The answer will be disappointing, I am afraid, but typical, "natural" and "artificial" are very relative notions. The "discovery" of the focus-directrix property was likely a technical lemma in investigations of solid loci, which was later also used in the study of curved mirrors. When it did appear Greeks did not make much of it, its modern prominence in the theory of conic sections is a late artifact.
The earliest extant source we have is Diocles' On Burning Mirrors, and he is working off of Euclid's previous work on spherical mirrors. The point was of course to find a shape that would gather sun rays (assumed to be parallel) at a single point, the focus. As Knorr pointed out, reducing ray-focusing property to the focus-directrix property to "discover" that it is possessed by parabola would require something like solving a differential equation, which was beyond the devices of Greeks. He then speculated that someone (perhaps, Archimedes's friend Dositheus) made a "lucky guess", and then proceeded to show that the curve constructed by the focus-directrix property is a parabola (similar demonstration for ellipse is described by Anthemius). Acerbi suggests a different reconstruction in The Geometry of Burning Mirrors in Greek Antiquity, where one can find geometric details of how the property came up as a lemma:
"Focal properties of the parabola were obtained as a by-product of an attempt at proving that the property of the subtangent is a sumptoma of the curve. About the relevance of this property to the eyes of the ancient geometers it is not necessary to spend so many words. Recall in fact that the property of the subtangent was well known to Archimedes... As a consequence, the focal property proves crucial to employ the subtangent as a method to construct a parabola with given vertex and parameter (cf. Con. I.52, that, however, does not lead in an immediate way to a pointwise construction) and makes it possible to solve by reduction a particular case of the problem of tracing a conic section after some of its tangents are known.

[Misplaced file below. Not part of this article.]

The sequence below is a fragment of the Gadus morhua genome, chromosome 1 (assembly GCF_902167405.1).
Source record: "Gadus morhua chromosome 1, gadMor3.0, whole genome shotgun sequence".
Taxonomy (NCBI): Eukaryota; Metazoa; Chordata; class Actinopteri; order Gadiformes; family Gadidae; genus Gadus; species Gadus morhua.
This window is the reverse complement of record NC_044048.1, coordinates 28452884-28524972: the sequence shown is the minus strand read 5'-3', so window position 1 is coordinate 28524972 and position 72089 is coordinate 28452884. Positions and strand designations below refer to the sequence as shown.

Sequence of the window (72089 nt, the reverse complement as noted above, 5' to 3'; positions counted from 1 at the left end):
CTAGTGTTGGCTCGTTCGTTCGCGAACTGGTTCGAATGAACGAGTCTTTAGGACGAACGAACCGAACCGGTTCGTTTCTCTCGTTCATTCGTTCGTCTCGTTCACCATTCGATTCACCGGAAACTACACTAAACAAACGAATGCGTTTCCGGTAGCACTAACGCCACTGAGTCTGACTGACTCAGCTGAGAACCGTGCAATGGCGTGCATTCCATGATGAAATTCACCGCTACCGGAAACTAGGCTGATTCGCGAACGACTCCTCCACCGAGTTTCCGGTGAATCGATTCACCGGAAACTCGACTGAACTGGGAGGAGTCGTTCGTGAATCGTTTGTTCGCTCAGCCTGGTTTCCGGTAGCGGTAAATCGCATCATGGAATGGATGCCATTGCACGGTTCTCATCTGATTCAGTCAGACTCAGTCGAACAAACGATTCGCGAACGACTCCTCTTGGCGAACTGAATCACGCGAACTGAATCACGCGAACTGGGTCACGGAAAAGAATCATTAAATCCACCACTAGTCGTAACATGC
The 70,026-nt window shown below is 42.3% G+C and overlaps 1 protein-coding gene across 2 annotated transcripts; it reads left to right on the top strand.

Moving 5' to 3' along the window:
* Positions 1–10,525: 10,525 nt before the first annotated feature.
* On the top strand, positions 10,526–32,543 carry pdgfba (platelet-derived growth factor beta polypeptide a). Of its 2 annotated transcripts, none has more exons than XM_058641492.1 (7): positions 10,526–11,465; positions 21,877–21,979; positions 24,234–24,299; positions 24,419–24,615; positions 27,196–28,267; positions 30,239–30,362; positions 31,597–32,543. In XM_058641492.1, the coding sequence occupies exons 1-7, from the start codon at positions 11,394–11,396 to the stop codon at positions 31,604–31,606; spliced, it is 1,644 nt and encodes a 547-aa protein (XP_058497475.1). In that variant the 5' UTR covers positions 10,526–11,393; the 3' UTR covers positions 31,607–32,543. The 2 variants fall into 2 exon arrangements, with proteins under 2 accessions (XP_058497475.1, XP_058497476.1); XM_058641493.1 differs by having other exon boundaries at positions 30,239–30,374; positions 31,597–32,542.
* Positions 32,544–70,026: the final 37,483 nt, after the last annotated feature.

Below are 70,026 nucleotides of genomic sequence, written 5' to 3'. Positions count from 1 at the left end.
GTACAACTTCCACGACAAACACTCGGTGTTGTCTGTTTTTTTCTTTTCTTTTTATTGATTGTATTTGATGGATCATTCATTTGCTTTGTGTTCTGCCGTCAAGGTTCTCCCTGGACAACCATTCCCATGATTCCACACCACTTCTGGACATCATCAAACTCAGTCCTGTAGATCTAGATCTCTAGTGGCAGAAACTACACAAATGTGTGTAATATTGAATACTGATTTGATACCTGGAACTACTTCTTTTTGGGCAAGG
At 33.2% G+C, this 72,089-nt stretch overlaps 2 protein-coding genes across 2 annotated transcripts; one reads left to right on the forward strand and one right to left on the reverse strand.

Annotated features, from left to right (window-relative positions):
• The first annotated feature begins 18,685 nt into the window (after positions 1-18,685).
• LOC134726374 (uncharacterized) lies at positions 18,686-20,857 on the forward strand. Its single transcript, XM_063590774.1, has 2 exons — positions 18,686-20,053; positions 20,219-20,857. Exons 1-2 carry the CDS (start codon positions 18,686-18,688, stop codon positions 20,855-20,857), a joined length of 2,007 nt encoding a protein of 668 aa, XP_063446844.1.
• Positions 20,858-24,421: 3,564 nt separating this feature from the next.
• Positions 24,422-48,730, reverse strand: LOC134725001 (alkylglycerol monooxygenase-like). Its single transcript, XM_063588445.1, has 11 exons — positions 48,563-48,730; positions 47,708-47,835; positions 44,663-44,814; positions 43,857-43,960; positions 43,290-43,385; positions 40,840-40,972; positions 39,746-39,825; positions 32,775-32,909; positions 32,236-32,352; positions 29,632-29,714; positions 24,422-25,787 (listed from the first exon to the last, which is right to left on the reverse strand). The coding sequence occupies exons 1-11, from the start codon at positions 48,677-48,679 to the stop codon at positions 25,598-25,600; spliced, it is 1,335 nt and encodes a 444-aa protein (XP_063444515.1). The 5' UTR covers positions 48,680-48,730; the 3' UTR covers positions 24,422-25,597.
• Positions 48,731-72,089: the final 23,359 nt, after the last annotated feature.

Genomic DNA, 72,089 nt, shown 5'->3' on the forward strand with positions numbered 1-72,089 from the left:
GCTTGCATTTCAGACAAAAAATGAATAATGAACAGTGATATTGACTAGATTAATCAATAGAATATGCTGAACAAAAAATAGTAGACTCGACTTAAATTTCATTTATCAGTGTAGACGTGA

"[Assumption] is that a property so important (to us) as the focus-directrix could not be reduced to the status of mere functionality to a pointwise determination of a parabola, as indisputably happens in Diocles’ approach and as Knorr himself has to recognize... Of this property, there is no trace in Apollonius’ Conica as they are now extant (recall that it holds in reference to the axis only, and therefore it is not a sumptoma that can be referred to any diameter).
"Toomer surmised that Diocles himself was the discoverer of the property in the case of the parabola, its validity being extended after him to the other
conic sections. The few lemmas Pappus offers, at the very end of book VII of his
Collectio... is the only attestation in the ancient corpus of the fact that the focus–directrix property is a sumptoma of the several conic sections (the formulation as a locus bears this out exactly).
Zeuthen (1886, pp. 210–215 and 367–371) observes that, if Pappus had to make such a lemma explicit, then the focus–directrix property should have been taken for granted in the Loci on a Surface. Zeuthen’s remark can be completed
by the conjecture that the most “natural” place where the property was established, of course in the above form of a sumptoma formulated as a constraint identifying a locus, is in Aristaeus’ Solid Loci... In sum, if one is not willing to venture in empty conjecturing, then a minimal hypothesis is that the property had been employed in the Loci on a Surface as an intermediate step in the analysis of some locus, but that it was simply considered as a sumptoma of a conic section".